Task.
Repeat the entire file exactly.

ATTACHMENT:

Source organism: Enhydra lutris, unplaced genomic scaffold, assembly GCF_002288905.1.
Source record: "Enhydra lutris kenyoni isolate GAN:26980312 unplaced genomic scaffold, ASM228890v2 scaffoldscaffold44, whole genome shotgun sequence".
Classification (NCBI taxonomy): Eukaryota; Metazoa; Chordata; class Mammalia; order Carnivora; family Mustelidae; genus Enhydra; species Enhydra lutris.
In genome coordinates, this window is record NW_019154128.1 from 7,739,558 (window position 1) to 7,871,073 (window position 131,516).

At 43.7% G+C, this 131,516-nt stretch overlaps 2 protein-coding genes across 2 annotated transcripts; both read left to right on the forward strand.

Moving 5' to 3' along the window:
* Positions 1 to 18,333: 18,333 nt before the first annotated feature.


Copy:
Source organism: Enhydra lutris, unplaced genomic scaffold, assembly GCF_002288905.1.
Source record: "Enhydra lutris kenyoni isolate GAN:26980312 unplaced genomic scaffold, ASM228890v2 scaffoldscaffold44, whole genome shotgun sequence".
Classification (NCBI taxonomy): Eukaryota; Metazoa; Chordata; class Mammalia; order Carnivora; family Mustelidae; genus Enhydra; species Enhydra lutris.
In genome coordinates, this window is record NW_019154128.1 from 7,739,558 (window position 1) to 7,871,073 (window position 131,516).

At 43.7% G+C, this 131,516-nt stretch overlaps 2 protein-coding genes across 2 annotated transcripts; both read left to right on the forward strand.

Moving 5' to 3' along the window:
* Positions 1 to 18,333: 18,333 nt before the first annotated feature.